Skip to Content

A Monthly Culture Matrix For the Cosmopolitan Traveler

Yinka Shonibare: Earth Kids


James Cohan / New York / Art

“Art, like philosophy,” says the British-Nigerian artist Yinka Shonibare CBE, “can start a debate and then can change thinking, and what we then hope is that that thinking becomes political, and then becomes policy.” In Earth Kids, Shonibare makes works that connect colonial domination to the exploitation of the natural world. Four sculptures represent the four elements: earth, air, fire, water. Each is the figure of a child—a fiberglass mannequin dressed in the Dutch wax-printed cottons, brightly-colored, that are worn in Africa. Their heads are globes of the Earth. And each is doing something relevant to their element. For instance, Water Kid holds a glass pitcher that pours out nothing. Earth Kid shoulders a fishing net full of plastic trash. These children—the future—suggest characters in folktales. Will ingenuity and rescue prevail? Or are these doomsday scenarios? —E.C.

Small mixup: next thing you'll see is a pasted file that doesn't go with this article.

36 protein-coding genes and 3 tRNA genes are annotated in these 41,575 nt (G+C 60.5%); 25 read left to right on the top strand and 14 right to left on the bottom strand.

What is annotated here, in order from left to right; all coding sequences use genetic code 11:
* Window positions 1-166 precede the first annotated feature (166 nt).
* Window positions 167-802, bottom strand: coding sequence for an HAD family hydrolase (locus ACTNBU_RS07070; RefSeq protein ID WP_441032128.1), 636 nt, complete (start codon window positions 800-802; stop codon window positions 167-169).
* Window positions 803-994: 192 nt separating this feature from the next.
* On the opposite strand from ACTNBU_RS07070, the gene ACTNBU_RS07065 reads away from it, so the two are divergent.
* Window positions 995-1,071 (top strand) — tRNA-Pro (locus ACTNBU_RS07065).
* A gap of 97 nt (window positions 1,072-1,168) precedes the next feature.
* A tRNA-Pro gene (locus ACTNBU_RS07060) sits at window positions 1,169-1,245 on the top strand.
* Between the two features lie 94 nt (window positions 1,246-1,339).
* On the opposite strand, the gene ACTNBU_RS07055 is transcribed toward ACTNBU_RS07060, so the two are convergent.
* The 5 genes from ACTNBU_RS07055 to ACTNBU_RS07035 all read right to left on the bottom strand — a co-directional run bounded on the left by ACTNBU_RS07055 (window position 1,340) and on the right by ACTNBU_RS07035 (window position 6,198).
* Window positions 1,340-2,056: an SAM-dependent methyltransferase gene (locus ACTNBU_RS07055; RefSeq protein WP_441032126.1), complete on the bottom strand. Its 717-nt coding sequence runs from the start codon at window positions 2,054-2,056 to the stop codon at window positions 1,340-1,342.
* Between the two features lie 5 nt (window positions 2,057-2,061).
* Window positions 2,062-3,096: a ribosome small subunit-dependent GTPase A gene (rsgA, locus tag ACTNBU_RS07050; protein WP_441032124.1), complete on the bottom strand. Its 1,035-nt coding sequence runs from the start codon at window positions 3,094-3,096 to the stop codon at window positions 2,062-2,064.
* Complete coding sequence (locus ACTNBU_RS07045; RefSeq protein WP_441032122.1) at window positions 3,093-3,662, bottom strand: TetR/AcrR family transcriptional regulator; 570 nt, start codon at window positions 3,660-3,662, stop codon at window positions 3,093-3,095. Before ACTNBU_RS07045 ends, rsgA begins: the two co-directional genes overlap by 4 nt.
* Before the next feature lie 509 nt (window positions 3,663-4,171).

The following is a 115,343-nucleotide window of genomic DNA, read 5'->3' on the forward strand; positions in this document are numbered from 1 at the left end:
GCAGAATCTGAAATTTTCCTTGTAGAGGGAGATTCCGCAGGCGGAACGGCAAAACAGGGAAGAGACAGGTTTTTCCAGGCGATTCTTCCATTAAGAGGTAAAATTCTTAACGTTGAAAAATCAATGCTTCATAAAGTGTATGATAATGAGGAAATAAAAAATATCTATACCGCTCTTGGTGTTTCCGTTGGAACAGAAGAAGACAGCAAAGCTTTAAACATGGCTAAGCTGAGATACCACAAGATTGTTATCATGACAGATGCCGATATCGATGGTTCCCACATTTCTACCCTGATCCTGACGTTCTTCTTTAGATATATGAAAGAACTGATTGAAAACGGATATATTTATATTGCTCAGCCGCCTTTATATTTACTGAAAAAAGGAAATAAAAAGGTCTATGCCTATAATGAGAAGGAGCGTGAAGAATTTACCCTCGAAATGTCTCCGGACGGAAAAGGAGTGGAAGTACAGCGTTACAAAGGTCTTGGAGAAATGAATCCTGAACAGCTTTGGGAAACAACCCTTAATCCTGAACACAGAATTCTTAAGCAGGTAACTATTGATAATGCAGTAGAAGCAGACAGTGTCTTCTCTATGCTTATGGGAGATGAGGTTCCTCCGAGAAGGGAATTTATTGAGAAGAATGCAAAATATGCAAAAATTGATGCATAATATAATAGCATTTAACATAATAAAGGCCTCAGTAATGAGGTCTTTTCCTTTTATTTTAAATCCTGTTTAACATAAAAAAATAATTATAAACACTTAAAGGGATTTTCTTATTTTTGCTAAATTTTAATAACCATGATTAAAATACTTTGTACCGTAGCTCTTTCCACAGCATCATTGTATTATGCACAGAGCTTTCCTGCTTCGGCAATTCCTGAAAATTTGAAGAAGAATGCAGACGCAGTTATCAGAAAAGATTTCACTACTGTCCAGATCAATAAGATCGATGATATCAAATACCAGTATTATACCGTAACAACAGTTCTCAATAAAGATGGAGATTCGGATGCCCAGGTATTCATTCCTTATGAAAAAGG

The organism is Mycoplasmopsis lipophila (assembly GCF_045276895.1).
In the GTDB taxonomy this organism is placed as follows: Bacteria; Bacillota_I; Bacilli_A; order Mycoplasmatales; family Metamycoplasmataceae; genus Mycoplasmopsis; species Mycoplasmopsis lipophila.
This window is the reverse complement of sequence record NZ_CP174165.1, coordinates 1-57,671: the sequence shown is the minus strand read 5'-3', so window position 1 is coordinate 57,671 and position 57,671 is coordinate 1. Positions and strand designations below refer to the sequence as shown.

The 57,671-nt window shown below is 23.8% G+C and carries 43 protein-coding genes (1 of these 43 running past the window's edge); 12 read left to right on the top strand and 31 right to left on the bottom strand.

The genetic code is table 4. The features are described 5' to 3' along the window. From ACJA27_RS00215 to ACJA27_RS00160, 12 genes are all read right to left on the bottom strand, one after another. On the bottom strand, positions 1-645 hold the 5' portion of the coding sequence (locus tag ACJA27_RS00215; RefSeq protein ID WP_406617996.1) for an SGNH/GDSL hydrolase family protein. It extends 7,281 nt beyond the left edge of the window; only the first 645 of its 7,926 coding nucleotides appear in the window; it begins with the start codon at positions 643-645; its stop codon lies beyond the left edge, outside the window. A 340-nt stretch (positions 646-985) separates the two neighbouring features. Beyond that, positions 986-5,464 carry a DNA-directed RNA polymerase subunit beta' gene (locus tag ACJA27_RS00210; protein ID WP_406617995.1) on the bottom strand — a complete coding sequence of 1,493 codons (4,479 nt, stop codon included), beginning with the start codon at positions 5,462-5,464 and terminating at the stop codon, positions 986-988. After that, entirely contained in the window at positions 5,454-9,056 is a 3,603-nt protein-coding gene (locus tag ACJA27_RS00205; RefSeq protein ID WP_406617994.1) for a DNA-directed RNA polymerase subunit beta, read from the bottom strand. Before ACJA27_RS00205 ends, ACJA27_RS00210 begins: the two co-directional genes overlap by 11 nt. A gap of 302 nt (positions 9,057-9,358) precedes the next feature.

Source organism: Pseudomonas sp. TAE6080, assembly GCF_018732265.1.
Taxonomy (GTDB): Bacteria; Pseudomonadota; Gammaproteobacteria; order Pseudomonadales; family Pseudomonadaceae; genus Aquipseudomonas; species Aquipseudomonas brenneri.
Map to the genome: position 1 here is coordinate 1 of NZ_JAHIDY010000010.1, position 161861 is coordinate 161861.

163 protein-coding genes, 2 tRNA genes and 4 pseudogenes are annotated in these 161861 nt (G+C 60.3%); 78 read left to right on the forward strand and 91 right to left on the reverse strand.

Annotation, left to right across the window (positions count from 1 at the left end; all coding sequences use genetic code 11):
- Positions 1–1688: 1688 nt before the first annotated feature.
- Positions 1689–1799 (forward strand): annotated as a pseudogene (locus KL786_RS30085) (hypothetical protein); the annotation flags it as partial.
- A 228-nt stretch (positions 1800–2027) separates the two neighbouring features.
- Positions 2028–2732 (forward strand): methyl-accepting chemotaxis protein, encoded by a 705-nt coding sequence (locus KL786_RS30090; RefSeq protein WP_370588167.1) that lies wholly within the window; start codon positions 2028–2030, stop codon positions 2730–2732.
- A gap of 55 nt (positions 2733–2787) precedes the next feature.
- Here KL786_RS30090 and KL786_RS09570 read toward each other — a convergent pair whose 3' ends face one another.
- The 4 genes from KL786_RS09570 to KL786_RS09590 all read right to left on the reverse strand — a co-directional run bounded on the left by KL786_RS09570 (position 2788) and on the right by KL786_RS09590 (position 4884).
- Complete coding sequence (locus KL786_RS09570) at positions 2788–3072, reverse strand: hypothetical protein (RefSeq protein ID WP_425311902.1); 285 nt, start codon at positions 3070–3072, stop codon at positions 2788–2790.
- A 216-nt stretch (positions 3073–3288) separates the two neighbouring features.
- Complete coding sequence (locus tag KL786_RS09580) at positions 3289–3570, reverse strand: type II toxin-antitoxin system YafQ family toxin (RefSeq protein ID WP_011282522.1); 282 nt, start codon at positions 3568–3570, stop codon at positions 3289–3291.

Visit
Start a New Search
Subscribers Only

Start your free trial to access the full Arts Intel Report

Subscribe to Air Mail to access every article
and search our entire Arts Intel Report.

Subscribe Now

Already a subscriber? Sign in here.

Quantcast